We know the vast majority of the richest people in the world will do anything to line their pockets even further, but now we know the extent to which they go to achieve this.
An anonymous source contacted German newspaper Süddeutsche Zeitung (SZ) last year and detailed the inner workings of Mossack Fonseca, a Panamanian law firm that’s about as suspect as LeBron’s hairline. Their business model is simple: sell anonymous offshore companies around the world so the owners of these shell companies can cover up any and all business dealings.
Essentially, Mossack Fonseca is the world’s biggest carpet under which the world’s most rich and powerful sweep all their filthy crumbs so their significant other doesn’t know that they’ve been eating Oreos on the new suede couch.
The anonymous source submitted 2.6 terabytes of emails, PDFs and database files that track hidden money all over the world. If that sounds like an obscene amount of data it’s because it is. The porn collections of Osama Bin Laden, Adam Johnson and that asshole from Subway don’t come close to scratching the surface of how much data this is. In fact, the second largest leak in terms of volume of data is 1/10 the size of the Panama Papers leak.
These 11 million documents provide data on some 240,000 offshore accounts, 14,000 clients, 12 national leaders and 143 politicians. In addition, a massive $2 billion paper trail leads all the way back to Vladimir Putin, and a key member of FIFA’s ethics committee (which is more oxymoronic than Aquaman hating swimming) has also been implicated in the leaked papers that contain dealings from 1977 to December, 2015.
And here’s another fun fact for all you footy fans. Lionel Messi is month 20 other high-profile football stars named in the Panama Papers. This won’t come as a surprise to any Real Madrid fans, or anyone in Spain since the Argentine and his father are going on trial for tax fraud in May. One name that you’ll be really surprised to see associated with the leak is Jackie Chan. Yeah, that got me bummed as well.
Anyway, the Messi family have since dismissed the accusations and are set to sue Spanish paper El Confidential for defamation.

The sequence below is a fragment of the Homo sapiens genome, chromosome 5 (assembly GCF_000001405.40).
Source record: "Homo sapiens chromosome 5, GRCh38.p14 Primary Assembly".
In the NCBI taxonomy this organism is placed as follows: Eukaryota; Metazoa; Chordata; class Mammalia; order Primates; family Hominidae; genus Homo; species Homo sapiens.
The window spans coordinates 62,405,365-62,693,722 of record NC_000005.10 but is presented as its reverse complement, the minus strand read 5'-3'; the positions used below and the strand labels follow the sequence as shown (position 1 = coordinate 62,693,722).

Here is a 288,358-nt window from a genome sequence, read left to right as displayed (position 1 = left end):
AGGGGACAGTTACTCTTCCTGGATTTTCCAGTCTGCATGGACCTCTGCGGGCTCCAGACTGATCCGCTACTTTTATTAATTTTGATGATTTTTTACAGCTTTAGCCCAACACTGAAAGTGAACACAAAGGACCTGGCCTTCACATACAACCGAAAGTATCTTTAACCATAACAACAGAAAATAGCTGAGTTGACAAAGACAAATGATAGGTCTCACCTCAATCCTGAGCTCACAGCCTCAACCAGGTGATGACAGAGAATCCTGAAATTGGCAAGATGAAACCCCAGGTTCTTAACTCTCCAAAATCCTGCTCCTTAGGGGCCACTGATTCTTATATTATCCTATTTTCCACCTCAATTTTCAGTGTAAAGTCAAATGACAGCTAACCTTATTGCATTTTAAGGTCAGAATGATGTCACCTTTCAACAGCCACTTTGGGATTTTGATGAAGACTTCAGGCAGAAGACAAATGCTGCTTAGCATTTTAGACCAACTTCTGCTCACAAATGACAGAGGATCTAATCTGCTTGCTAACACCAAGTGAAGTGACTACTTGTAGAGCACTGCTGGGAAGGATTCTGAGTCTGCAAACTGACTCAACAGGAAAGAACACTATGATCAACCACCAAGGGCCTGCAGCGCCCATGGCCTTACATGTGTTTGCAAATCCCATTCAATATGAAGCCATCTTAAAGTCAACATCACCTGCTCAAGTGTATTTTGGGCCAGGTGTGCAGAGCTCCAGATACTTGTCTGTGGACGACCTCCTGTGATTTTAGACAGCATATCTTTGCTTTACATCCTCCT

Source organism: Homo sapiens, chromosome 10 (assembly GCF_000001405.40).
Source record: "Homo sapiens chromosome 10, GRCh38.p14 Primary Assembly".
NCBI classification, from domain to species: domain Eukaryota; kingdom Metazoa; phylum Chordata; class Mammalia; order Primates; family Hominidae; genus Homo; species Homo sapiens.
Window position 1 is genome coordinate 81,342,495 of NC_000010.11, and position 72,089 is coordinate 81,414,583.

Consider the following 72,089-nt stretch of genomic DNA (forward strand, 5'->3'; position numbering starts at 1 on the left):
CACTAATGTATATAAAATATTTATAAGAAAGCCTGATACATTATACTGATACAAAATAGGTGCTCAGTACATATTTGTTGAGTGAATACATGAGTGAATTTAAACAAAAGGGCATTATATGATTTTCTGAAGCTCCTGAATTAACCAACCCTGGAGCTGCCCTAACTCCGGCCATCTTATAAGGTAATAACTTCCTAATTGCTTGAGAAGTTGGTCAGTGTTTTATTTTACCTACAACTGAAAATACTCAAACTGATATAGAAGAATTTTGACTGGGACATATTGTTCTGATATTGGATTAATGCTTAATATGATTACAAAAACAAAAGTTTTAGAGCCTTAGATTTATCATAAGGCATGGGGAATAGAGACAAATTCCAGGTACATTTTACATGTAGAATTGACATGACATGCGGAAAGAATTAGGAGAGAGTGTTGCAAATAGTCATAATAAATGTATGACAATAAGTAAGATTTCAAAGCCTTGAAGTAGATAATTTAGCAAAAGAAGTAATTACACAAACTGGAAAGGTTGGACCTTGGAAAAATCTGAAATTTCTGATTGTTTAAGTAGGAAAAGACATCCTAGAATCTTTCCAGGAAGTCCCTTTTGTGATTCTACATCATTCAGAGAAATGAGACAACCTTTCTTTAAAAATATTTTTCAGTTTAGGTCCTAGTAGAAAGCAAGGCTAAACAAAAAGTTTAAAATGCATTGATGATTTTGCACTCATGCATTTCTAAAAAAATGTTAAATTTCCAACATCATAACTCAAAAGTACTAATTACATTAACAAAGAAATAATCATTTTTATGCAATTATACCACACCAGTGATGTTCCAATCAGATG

Over 400 journalists have been coordinated to analyze al the data from the leak, which has been ongoing for about a year, and we should expect to see much more in the coming months. But while we wait, here’s Iceland’s PM realizing that he’s boned.
— Edward Snowden (@Snowden) April 3, 2016
And here’s all of Iceland congregating outside his office after his refusal to step down.
— Edward Snowden (@Snowden) April 4, 2016
Mossack Fonseca have since released the following statement:
“Our industry is not particularly well understood by the public, and unfortunately this series of articles will only serve to deepen that confusion. The facts are these: while we may have been the victim of a data breach, nothing we’ve seen in this illegally obtained cache of documents suggests we’ve done anything illegal, and that’s very much in keeping with the global reputation we’ve built over the past 40 years of doing business the right way, right here in Panama. Obviously, no one likes to have their property stolen, and we intend to do whatever we can to ensure the guilty parties are brought to justice.”
“But in the meantime, our plan is to continue to serve our clients, stand behind our people, and support the local communities in which we have the privilege to work all over the world, just as we’ve done for nearly four decades.”
Nice try, lads.
The Prime Minister of Iceland has since resigned and we can expect more of the same as the journalists involved get to the bottom of all this data.